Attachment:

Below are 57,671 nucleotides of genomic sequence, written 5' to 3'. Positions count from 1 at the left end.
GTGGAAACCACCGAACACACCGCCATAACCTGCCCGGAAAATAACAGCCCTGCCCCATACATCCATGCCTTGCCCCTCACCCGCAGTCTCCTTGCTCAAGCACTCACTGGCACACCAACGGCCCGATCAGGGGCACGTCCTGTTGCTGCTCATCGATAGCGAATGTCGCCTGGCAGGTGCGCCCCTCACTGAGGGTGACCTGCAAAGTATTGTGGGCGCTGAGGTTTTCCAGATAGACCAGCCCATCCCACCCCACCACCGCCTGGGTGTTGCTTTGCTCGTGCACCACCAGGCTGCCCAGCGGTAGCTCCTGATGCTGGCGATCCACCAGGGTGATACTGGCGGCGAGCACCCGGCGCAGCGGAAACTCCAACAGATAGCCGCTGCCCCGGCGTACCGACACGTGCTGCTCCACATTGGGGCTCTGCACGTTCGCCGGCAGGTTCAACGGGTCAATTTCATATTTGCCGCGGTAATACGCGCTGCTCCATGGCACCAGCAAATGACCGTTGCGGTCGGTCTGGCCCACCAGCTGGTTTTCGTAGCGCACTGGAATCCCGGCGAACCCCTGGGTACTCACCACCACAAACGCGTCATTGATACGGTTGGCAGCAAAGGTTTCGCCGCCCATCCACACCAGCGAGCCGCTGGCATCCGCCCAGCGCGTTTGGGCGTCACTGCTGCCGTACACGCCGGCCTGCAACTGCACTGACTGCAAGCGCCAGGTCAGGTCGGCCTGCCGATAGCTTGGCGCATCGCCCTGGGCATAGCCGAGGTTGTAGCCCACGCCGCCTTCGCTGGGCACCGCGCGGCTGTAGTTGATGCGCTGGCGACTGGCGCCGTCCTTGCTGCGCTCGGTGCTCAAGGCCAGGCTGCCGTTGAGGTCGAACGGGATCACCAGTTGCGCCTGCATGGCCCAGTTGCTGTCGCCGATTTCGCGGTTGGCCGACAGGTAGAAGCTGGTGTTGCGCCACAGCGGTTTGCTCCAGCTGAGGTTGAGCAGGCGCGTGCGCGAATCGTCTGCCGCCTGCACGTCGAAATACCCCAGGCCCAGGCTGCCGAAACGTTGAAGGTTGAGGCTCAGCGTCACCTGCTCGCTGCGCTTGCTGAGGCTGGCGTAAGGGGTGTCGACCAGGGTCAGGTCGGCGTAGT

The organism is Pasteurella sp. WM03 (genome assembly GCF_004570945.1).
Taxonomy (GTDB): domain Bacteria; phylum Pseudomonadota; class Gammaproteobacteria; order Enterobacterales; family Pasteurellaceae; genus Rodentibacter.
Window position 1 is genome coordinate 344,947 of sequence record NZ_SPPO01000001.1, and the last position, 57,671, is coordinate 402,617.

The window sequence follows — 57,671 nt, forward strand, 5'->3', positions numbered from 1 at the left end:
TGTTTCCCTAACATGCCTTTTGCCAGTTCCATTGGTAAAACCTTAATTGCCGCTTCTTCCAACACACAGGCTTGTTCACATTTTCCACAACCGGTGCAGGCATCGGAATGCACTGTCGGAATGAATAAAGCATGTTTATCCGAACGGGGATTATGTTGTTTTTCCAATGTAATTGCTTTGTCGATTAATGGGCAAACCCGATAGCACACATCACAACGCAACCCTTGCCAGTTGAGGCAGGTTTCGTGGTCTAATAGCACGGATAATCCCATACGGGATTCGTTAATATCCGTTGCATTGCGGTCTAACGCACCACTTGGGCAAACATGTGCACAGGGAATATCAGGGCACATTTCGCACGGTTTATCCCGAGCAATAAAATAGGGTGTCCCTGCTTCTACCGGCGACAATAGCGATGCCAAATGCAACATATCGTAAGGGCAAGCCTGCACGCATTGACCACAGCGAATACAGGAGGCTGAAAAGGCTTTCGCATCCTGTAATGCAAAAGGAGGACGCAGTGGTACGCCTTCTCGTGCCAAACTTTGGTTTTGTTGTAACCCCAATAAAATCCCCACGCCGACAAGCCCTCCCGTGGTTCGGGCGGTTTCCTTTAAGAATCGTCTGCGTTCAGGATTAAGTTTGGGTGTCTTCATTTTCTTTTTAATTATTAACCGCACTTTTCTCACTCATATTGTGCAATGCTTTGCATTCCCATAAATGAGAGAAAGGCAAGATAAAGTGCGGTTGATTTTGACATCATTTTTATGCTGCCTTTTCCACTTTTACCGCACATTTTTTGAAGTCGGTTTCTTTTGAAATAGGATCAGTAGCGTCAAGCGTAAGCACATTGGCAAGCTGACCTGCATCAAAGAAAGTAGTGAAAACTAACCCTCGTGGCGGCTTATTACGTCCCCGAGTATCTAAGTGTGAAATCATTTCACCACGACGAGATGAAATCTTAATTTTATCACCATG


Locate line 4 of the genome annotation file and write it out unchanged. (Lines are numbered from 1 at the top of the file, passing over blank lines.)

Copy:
Taxonomy (GTDB): domain Bacteria; phylum Pseudomonadota; class Gammaproteobacteria; order Enterobacterales; family Pasteurellaceae; genus Rodentibacter.